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So, I’ve been working closely with a friend and other user on this site, Jasper, to develop and worldbuild a sci-fi world, which takes place in the 26th century. In that world, all people on Earth and humans from other planets have joined together to create the United Terran Federation. It has a large military which recruits human men and women from all other Federation territory, mostly form bigger planets like Amon, Tengelle, and Earth. Jasper is the writer of our world, and is currently busy working on the story parts of this Novel. I am the illustrator and have to create and visualize all the characters, settings and technology. It’s fun, but I often hit roadblocks along the way. Like with character design. Most of the characters are military, and work on the spaceship UTF Nova. I want all the characters to have long hair and good looks for, you know, fanservice, but I have a problem. Most militaries have recruits shave of their hair before they enter, so: What would be a plausible reason why the Terran government wouldn’t make soldiers cut their hair?

Soldiers Duty

Soldiers of the UTF Navy have been divided into three subdivisions, which themselves are divided into even more subdivisions. The main three are

-Engineering Core

-Scientific Core

-Executive Core

The Engineering Core are involved in maintenance on ships, and also are soldiers and defenders, when the firm calls for it. They have to upkeep the ship and make sure everything runs properly. They man laser turrets and proton torpedoes when a space battle starts.

The Scientific Core are involved in studying newly discovered planets, acting as anthropologist when new species are discovered, and help come up with new technologies for ships or use

The Executive Core are the ones to lead the ships and fight all the battles. They are the first line of defense when a ship is under attack. When they come in, they do it with power. They have the biggest guns, and when a ground battle is starting, they go down and fight with a passion.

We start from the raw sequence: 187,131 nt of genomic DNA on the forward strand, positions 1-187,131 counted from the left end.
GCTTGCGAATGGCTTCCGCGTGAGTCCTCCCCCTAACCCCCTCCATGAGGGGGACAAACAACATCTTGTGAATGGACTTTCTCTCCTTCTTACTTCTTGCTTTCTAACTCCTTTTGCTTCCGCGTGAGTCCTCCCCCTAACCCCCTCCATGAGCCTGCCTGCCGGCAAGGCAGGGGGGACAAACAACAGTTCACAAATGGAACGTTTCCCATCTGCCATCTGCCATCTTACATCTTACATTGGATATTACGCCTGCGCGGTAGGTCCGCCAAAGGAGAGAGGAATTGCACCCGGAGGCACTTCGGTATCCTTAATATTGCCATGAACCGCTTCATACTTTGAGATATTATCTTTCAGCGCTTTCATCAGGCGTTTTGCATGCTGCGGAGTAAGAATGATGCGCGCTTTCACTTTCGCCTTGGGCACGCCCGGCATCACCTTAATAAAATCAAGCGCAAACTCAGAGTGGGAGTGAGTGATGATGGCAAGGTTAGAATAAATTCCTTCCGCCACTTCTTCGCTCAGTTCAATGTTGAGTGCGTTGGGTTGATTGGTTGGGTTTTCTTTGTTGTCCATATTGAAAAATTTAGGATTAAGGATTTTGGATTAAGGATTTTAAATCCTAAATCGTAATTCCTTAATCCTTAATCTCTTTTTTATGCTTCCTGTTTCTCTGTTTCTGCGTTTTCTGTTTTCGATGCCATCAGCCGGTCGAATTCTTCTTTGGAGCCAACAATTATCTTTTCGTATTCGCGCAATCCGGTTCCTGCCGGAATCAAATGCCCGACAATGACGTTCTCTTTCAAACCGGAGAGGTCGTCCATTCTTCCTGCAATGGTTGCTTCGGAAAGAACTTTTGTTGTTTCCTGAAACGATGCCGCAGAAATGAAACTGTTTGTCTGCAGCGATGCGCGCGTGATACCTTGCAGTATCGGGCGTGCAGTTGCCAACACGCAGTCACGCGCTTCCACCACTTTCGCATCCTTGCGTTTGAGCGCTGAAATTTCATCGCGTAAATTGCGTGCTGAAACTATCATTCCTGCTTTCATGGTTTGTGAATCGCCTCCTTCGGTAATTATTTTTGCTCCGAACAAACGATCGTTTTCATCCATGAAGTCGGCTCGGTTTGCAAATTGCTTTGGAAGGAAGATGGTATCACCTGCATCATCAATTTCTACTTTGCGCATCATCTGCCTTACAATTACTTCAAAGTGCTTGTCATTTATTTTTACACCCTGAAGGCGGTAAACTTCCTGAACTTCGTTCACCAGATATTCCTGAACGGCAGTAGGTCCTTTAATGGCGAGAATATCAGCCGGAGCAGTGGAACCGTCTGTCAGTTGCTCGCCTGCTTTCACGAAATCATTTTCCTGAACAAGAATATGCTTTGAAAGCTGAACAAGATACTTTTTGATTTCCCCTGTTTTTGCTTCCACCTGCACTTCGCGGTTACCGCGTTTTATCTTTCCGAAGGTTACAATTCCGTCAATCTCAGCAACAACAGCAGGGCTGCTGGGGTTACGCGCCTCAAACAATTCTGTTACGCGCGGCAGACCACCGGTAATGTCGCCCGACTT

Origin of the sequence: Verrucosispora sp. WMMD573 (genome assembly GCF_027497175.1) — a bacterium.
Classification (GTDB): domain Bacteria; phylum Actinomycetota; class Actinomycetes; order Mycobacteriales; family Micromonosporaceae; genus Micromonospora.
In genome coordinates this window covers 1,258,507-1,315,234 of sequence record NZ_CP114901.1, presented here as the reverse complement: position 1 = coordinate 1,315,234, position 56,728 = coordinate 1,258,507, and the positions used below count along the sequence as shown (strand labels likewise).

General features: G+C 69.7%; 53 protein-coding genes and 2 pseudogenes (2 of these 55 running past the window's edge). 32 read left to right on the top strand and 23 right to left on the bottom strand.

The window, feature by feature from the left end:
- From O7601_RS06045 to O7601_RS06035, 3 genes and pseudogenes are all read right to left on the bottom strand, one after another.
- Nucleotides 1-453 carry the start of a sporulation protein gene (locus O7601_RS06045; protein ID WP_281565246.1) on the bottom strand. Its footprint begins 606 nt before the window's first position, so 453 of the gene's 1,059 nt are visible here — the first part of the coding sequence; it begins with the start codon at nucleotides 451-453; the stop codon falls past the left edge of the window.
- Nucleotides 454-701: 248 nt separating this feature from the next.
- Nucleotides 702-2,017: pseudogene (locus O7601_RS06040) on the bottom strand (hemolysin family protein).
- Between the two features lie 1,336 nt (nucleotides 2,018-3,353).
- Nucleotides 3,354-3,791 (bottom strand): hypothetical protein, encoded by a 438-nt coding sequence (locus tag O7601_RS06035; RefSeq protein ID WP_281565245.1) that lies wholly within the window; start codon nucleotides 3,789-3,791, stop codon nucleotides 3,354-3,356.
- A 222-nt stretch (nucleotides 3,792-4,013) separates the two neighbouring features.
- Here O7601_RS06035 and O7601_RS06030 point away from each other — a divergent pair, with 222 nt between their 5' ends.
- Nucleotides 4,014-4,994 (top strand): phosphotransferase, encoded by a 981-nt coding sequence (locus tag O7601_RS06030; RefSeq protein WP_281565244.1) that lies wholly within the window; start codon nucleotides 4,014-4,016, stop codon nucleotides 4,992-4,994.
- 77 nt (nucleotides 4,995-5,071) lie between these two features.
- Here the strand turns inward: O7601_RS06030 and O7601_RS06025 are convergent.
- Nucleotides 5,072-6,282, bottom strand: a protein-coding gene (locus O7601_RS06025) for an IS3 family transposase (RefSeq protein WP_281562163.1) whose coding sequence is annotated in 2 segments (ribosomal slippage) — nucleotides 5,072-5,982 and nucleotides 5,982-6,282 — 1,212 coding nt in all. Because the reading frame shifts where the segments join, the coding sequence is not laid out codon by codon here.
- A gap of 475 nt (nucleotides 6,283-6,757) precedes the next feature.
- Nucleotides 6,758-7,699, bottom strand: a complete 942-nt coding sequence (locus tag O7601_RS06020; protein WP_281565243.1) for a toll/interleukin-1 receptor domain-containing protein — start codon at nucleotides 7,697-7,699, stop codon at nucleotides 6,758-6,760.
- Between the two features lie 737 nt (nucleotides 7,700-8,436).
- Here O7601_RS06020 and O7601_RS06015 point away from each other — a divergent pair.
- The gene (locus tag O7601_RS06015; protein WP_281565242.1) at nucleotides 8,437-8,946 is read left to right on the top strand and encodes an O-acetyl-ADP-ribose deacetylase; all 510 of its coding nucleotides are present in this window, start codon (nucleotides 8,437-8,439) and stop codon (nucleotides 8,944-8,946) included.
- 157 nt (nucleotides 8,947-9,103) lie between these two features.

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    $\begingroup$ I suspect that this could be very popular because it's one of those everyone can contribute questions, perhaps consider those things though: a) leave out all the stuff that is unrelated to your question. Nobody needs your biography and to know what your friend Jasper does in order to answer your question. b) Perhaps describe what your soldiers actually do? I don't think that's at all obvious in the 26th century and an interstellar civilization $\endgroup$ – Raditz_35 Jun 17 '18 at 20:18
  • $\begingroup$ Welcome to Worldbuilding, Keith Henry! If you have a moment please take the tour and visit the help center to learn more about the site. You may also find Worldbuilding Meta and The Sandbox (both of which require 5 rep to post on) useful. Have fun! $\endgroup$ – FoxElemental Jun 17 '18 at 20:22
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    $\begingroup$ Because they're called Samsonites? $\endgroup$ – nzaman Jun 17 '18 at 21:06
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    $\begingroup$ Welcome to the site, Keith. Have you considered why a military requires recruits to shave their head, or for how long they are required to keep their hair short? If these aren't constraints in your situation, then the recruits would not be required to shave. $\endgroup$ – Frostfyre Jun 17 '18 at 22:12
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    $\begingroup$ Reminder to close-voters: The problem cannot be fixed if the OP is not made aware of it. $\endgroup$ – Frostfyre Jun 17 '18 at 22:12
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The current aesthetic for short hair seems to have been developed in the Great War of 1914-1918, when soldiers were essentially packed in ditches and swarmed by vermin. As well, individual protective equipment (IPE) was being re introduced (steel helmets and respirators [gas masks]) for the first time since the late Middle Ages. In that environment, short hair and clean shaven soldiers could be more hygienic and able to wear their equipment with less issues than long haired soldiers. WWII amped up the need for mass armies, mass production of disciplined soldiers and a lingering fear of gas attacks, which remained throughout the Cold War.